Saving Fish From Drowning

An Interview With Amy Tan

John Freeman
7 min read
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Amy Tan’s latest novel, Saving Fish from Drowning (Putnam, hardcover, $26.95), pulls a fast one on readers. It begins with a story about how Tan was inspired by a real-life San Francisco socialite named Bibi Chen. Then it asks us to believe her latest novel is narrated by Chen from beyond the grave. Only gradually will readers realize that there was no Bibi Chen.

Tan remains unapologetic about this gambit. It was, after all, invented by one of the novel’s founding fathers—Daniel Defoe, in Robinson Crusoe.

“Why would anyone believe me,” asks the 53-year-old novelist. “I’m a fiction writer! I make things up.”

Indeed she does. Since debuting in 1989 with The Joy Luck Club, Tan has published three additional novels, two children’s books and a collection of essays, and advised on a hit children’s series, Sagwa the Siamese Chinese Cat.

Recently, Tan began to question how faithfully people trust what is presented as true. “I was interested in what happened when you looked at something that had the appearance of authority,” says the author. “Like a note to the reader, you automatically assume it’s the truth.”

In this sense, to read Saving Fish from Drowning is like entering a funhouse filled with mirrors where everything is upside down and backwards, where what’s true is false, and what’s false is true. Or maybe not.

Unfolding in Bibi’s cranky, if amused register, the book describes that misbegotten holiday taken by 12 wealthy, art-loving San Franciscan friends to the country of Burma, or Myanmar, as the military dictatorship that took over in 1990 calls it.

A careful reader won’t have to look hard to find a nod to Geoffrey Chaucer here, and they’d be right to find it. “I started outlining the story an hour after I finished writing The Bonesetter’s Daughter,” says Tan, “and imagined a Canterbury Tales goes to Burma.”

But the similarities end there, for Chaucer’s travelers did not find themselves quite as lost in translation as do Tan’s Americans. Mostly rich, mostly white and entirely unfamiliar with the culture into which they have dunked themselves headfirst, they make a number of errors. The whopper of them all involves a celebrity dog trainer urinating on a sacred shrine.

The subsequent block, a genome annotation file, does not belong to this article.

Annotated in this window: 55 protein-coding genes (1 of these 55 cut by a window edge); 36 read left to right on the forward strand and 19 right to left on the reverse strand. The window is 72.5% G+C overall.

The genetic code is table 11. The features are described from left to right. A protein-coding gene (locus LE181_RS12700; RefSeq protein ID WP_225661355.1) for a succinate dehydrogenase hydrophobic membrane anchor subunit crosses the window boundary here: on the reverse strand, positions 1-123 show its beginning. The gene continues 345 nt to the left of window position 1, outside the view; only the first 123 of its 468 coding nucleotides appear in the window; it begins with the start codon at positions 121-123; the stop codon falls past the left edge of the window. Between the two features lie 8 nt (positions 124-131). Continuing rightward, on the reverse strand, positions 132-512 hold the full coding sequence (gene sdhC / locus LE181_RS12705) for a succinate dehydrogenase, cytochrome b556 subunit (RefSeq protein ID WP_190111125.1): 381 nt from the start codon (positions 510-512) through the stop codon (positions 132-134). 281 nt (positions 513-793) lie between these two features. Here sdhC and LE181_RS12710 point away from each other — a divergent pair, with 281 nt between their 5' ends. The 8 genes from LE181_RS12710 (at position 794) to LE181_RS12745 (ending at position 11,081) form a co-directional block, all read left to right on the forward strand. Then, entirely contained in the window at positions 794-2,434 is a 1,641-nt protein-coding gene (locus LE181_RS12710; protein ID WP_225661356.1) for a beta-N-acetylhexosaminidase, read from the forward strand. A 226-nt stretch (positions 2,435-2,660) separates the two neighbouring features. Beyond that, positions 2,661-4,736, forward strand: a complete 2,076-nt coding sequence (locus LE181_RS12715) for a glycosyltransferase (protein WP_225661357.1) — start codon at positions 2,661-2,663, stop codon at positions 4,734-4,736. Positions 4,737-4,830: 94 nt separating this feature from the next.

Bibi Chen looks down on this debacle with a bemused and often lashing humor. She critiques the décor of their hotel and ridicules her friends for being so tacky as to have a Christmas lunch in a Buddhist country.

“She is definitely the voice of my mother,” says Tan, whose mother died in 1999 from Alzheimer’s, after figuring prominently in Tan’s previous novels, such as The Hundred Secret Senses and The Bonesetter’s Daughter.

It was the beginning of a very hard time for Tan. That same year she came down with Lyme disease. First it attacked her body, and then it attacked her brain—leading to hallucinations and trances.

It was a big setback for a writer who came to penning fiction almost as a form of therapy. Tan had been working 90 hours a week as a technical writer for IBM in the '80s when an agent encouraged her to turn what was one story into a book. That book became The Joy Luck Club.

The novel spent nine months on the bestseller list, sold over 4 million copies, inspired a critically acclaimed movie by Wayne Wang and kicked off a career that would be any writer's dream. Until Tan became ill.

Saving Fish from Drowning was begun in the aftermath of getting better, when Tan was “just happy to be able to write at all,” she says. “I knew from the beginning it would be a comedy.”

Humor and the topic of Burma do not often go together, but Tan felt an obligation to slip readers in the backdoor. “The wonderful thing about fiction is it's subversive: You can get people into a very repugnant situation through fiction—and comedy is one way to get people to let their defenses down.